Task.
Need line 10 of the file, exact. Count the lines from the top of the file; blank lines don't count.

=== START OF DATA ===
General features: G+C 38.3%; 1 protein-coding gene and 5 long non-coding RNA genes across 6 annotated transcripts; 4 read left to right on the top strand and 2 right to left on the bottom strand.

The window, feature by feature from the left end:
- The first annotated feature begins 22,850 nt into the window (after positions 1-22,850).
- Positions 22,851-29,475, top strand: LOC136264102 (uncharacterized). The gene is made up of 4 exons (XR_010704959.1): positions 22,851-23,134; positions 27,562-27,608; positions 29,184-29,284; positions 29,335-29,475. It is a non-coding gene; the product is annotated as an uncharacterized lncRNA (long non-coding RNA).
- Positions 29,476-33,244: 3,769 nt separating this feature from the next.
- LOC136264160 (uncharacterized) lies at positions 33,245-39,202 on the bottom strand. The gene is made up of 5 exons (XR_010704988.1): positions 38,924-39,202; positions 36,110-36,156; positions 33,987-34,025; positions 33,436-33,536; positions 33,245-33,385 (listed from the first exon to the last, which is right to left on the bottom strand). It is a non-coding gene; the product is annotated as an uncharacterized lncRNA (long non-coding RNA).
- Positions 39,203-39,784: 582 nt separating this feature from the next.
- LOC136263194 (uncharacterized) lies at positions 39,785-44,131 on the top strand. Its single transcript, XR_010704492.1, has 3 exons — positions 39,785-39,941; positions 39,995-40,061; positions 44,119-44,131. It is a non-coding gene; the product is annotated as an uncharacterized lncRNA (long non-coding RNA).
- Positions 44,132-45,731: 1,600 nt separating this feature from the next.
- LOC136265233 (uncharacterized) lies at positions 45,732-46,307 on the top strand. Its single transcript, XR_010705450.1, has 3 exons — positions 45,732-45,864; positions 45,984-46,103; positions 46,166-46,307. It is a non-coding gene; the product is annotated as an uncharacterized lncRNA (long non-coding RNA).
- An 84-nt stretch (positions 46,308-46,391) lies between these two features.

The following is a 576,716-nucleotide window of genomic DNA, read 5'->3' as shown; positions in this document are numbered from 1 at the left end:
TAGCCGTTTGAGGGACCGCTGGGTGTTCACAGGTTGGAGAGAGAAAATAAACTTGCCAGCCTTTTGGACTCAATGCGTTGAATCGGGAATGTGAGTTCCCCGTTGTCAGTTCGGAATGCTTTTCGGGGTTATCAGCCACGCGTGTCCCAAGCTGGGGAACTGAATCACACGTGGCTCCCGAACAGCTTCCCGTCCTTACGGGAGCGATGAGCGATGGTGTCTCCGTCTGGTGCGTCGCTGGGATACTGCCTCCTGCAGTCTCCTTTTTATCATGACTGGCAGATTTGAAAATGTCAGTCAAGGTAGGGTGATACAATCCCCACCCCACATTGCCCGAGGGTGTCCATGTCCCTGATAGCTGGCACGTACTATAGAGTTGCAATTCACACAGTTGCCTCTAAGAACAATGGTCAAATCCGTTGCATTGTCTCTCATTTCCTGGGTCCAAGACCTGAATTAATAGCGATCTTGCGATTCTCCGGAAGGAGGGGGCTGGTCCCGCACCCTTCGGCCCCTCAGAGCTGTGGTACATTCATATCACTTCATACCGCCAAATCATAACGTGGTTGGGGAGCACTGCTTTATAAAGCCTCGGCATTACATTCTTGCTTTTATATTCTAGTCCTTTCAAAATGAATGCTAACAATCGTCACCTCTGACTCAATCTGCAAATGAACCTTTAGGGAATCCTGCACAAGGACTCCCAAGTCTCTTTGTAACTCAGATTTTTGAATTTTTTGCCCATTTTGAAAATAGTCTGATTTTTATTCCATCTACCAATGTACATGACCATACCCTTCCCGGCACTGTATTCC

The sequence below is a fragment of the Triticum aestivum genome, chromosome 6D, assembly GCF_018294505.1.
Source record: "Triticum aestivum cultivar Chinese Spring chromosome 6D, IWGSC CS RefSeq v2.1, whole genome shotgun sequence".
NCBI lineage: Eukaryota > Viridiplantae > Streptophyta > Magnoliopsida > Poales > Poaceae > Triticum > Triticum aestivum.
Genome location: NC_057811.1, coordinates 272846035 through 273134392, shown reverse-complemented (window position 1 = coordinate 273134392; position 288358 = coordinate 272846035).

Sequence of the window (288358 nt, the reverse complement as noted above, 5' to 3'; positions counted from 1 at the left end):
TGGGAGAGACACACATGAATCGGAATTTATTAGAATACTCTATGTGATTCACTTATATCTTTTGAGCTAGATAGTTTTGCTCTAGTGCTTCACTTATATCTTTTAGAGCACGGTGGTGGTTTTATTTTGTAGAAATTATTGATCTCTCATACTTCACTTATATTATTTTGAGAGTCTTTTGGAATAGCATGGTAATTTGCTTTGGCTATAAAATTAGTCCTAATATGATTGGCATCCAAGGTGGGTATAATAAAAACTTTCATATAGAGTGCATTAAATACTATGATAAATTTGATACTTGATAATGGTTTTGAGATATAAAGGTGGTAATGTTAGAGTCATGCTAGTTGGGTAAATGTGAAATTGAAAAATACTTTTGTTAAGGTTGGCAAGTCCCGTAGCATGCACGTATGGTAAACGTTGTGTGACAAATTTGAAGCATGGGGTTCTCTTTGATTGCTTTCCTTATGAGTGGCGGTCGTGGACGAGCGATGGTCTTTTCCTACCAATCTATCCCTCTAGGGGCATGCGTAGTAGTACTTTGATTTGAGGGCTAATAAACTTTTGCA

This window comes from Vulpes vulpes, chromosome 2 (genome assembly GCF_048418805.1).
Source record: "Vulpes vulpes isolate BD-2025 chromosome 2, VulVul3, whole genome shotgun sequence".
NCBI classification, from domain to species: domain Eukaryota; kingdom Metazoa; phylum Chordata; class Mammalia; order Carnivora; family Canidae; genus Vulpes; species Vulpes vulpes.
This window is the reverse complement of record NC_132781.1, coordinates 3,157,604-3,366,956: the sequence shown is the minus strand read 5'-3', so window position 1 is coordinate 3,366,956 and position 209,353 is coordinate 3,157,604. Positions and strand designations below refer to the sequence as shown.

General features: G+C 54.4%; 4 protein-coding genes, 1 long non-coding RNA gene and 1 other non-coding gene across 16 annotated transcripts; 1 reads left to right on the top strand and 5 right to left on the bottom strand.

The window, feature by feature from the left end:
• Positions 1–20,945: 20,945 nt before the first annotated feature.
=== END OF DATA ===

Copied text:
- LOC136265233 (uncharacterized) lies at positions 45,732-46,307 on the top strand. Its single transcript, XR_010705450.1, has 3 exons — positions 45,732-45,864; positions 45,984-46,103; positions 46,166-46,307. It is a non-coding gene; the product is annotated as an uncharacterized lncRNA (long non-coding RNA).